In a report published on Monday, the AIVD said that since the start of the Syrian conflict, Turkey “was for a long time a springboard for an unprecedented number of foreign fighters who traveled to Syria from all over the world.”
“IS (and also al Qaida) use Turkey as a strategic base,” the report read. “From here, IS can recover, reorganize, and further shape the underground struggle in the region.”
The AIVD also said the extremist group was able to exploit “the relative peace in Turkey to forge plans for its still present [again] international ambitions.”
According to the Dutch intelligence, the Turkish government does not consider jihadi groups a security threat.
“The fact that Turkish interests do not always correspond with European priorities on the field of counter-terrorism is problematic,” the report continued, noting that Turkish authorities do act against both IS and al Qaida but prioritize the fight against the Kurdistan Workers’ Party (PKK), for instance.
“As a result, both organizations have enough breathing space and freedom of movement to be able to maintain themselves.”
Ahmet S. Yayla, an Assistant Professor of Homeland Security at DeSales University, highlighted the disparity of PKK fighters to IS members in Turkish prisons.
According to Yayla, there are over 10,000 PKK members compared to around 1,350 IS fighters in Turkish jails.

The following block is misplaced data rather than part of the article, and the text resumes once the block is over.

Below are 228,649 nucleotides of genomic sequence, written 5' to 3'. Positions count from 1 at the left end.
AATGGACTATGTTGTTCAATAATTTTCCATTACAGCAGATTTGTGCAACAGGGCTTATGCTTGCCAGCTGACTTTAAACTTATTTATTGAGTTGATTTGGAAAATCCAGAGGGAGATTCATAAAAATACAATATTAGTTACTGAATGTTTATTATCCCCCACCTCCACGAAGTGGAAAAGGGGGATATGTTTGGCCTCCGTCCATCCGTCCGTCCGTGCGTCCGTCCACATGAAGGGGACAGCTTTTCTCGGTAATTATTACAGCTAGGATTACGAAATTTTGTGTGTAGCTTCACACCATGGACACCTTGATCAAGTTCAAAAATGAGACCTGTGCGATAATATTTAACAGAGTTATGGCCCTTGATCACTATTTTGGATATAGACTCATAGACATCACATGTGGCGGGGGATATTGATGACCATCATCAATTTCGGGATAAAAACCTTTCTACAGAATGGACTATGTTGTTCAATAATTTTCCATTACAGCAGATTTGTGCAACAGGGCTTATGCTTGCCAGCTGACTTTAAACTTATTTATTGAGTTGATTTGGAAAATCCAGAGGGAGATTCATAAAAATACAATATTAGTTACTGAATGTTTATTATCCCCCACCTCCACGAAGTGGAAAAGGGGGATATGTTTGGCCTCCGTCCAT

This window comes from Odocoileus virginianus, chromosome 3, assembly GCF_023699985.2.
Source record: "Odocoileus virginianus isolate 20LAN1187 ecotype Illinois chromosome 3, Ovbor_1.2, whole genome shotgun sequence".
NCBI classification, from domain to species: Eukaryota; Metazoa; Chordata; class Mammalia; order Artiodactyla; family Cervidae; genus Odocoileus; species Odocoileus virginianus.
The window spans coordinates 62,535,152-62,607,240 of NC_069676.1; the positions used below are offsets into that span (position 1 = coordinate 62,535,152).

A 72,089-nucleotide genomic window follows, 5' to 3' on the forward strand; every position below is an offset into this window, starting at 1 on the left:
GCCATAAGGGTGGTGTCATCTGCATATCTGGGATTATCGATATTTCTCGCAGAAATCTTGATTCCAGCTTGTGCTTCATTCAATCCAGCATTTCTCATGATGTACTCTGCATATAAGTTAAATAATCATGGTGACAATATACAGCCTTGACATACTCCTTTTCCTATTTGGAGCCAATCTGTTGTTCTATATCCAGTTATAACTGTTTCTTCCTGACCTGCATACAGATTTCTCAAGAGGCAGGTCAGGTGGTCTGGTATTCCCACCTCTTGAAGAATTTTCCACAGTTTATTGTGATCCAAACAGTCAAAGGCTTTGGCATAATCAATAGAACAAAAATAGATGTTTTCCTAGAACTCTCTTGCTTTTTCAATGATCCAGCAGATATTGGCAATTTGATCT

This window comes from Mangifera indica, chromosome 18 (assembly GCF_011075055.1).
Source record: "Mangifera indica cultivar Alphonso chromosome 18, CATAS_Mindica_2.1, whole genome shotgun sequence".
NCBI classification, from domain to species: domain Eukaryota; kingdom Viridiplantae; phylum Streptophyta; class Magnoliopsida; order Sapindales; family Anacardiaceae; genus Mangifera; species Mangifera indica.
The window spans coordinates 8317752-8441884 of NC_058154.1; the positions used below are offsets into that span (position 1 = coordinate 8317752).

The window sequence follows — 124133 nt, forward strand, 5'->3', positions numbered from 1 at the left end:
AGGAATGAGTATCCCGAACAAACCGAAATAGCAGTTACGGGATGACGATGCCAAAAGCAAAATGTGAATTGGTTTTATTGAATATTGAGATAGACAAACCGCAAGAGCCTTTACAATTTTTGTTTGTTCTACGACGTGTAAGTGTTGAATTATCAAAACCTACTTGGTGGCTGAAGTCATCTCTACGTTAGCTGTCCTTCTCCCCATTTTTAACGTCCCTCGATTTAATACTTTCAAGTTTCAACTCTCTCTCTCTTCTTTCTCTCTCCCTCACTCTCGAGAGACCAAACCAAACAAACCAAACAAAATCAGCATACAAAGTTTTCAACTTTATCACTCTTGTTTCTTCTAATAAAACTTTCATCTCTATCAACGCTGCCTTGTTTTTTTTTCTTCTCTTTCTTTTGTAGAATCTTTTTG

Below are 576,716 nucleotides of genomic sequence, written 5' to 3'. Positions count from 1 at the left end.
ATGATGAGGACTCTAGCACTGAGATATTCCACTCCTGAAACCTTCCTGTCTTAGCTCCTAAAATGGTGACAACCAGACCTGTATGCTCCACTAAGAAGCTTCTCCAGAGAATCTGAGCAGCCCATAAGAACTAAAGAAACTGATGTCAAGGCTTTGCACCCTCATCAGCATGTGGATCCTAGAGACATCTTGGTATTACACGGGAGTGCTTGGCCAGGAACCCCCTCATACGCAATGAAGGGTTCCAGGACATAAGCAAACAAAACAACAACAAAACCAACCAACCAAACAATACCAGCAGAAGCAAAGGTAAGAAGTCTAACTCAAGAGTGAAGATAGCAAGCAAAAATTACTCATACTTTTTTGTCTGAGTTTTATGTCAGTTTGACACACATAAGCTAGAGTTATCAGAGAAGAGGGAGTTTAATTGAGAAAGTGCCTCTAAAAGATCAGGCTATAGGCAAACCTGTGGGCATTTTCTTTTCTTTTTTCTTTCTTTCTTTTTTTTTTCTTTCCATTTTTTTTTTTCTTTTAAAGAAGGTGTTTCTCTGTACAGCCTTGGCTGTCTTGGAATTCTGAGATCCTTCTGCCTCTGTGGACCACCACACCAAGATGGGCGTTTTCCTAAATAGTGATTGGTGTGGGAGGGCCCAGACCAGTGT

“Salafi jihadi terrorism is not considered a primary threat by the Erdogan regime. It has been the trend since the beginning Arab Spring,” he told Kurdistan 24.
Yayla, who was the former chief of the counter-terrorism department of the Turkish National Police in Sanliurfa between 2010 and 2013, said Turkey had not conducted any operations against al Qaida or its affiliates since 2014, and the group“ is considered a friend now.”
Al Qaida “openly advised its members not to carry out attacks in Turkey and they said they would support [Turkey President Recep Tayyip] Erdogan during the elections regardless of how they see democracy,” he said.
Furthermore, he said IS does not conduct attacks in Turkey “because it is a natural landing spot for them and the intelligence and law enforcement are friendly toward them.”
“They only carry out operations if it is really necessary,” Yayla added. “Plus, their arrested members get released swiftly.”
Meanwhile, Dr. Aykan Erdemir, a former Turkish parliamentarian and now a Senior Fellow at the Foundation for Defense of Democracies, told Kurdistan 24 the Turkish state considers Kurdish organizations as a more significant threat.
Erdemir said the PKK and its Syrian affiliate, the People’s Protection Units (YPG), “top the list of existential threats” for Ankara.
“Turkey’s law enforcement agencies have been known at times to turn a blind eye to jihadis as long as they are fighting the PKK,” he added. “Turkish courts have a track record of lenient treatment of jihadis, in stark contrast to [the] harsh treatment of secular dissidents, journalists, and academics.”
“The Turkish government’s double standards have opened up space for jihadi organizations to mobilize, which would not be available to other groups in the country,” Erdemir told Kurdistan 24.
Editing by Karzan Sulaivany